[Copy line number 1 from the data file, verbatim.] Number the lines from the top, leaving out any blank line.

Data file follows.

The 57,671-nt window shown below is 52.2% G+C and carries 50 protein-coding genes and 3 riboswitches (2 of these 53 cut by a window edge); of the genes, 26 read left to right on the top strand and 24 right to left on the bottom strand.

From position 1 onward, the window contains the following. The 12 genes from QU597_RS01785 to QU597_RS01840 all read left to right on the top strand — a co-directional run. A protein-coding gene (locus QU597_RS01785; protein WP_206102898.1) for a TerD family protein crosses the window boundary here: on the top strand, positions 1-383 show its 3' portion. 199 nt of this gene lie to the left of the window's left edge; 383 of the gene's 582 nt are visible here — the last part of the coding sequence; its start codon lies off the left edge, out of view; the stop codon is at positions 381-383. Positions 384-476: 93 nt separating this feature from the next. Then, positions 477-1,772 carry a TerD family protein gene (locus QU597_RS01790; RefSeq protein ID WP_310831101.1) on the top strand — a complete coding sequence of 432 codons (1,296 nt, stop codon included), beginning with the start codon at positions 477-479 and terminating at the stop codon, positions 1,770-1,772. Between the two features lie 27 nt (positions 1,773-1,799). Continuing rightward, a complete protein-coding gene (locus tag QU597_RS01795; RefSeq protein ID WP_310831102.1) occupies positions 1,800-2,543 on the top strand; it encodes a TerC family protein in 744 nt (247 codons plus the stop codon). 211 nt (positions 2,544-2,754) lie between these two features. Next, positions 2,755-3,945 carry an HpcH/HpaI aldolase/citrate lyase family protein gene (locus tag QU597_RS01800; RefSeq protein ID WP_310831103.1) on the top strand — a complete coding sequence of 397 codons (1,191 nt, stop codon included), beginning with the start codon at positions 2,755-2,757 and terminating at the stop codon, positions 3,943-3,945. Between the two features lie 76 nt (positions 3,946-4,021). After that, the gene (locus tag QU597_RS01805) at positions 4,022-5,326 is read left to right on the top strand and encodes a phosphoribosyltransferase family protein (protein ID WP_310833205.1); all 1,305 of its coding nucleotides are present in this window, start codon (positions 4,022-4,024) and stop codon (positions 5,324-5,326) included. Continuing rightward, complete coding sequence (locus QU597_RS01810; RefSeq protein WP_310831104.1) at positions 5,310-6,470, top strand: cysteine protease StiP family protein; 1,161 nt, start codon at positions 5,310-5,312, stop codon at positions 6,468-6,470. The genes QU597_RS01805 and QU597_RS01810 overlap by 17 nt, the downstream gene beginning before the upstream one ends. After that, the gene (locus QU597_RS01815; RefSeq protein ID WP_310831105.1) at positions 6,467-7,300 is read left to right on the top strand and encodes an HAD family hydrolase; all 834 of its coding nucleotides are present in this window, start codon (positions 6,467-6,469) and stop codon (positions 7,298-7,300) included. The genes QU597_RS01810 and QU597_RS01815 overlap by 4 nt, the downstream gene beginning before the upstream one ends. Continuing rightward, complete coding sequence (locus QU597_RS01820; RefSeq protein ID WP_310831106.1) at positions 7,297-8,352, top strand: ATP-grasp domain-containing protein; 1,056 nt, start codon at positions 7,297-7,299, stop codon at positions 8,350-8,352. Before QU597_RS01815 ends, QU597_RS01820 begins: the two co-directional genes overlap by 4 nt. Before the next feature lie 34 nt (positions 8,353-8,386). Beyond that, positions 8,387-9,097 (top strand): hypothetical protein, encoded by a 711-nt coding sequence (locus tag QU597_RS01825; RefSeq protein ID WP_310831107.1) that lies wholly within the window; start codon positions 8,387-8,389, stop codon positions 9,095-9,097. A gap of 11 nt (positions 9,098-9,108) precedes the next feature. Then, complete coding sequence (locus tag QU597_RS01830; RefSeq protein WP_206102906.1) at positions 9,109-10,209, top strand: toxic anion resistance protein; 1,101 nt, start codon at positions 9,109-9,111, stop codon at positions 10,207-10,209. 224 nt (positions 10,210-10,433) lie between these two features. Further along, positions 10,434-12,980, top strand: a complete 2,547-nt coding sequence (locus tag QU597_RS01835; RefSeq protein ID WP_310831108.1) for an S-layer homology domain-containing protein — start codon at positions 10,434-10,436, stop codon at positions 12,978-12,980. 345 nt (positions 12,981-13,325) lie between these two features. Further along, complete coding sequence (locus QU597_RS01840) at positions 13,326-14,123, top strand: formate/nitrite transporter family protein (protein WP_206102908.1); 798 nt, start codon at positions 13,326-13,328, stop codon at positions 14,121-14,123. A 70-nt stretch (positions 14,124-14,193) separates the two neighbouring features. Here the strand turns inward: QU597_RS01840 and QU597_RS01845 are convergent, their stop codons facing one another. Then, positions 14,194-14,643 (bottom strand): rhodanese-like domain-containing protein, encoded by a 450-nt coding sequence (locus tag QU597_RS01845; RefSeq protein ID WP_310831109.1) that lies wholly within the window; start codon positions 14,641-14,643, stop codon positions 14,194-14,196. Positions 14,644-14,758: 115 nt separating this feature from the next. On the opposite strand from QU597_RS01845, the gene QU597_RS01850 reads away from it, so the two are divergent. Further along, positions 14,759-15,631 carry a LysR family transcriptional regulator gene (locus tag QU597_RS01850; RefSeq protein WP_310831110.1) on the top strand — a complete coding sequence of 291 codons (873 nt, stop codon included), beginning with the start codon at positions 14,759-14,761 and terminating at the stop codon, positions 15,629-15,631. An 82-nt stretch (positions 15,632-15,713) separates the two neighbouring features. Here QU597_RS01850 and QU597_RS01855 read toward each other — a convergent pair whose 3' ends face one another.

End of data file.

The 57,671-nt window shown below is 52.2% G+C and carries 50 protein-coding genes and 3 riboswitches (2 of these 53 cut by a window edge); of the genes, 26 read left to right on the top strand and 24 right to left on the bottom strand.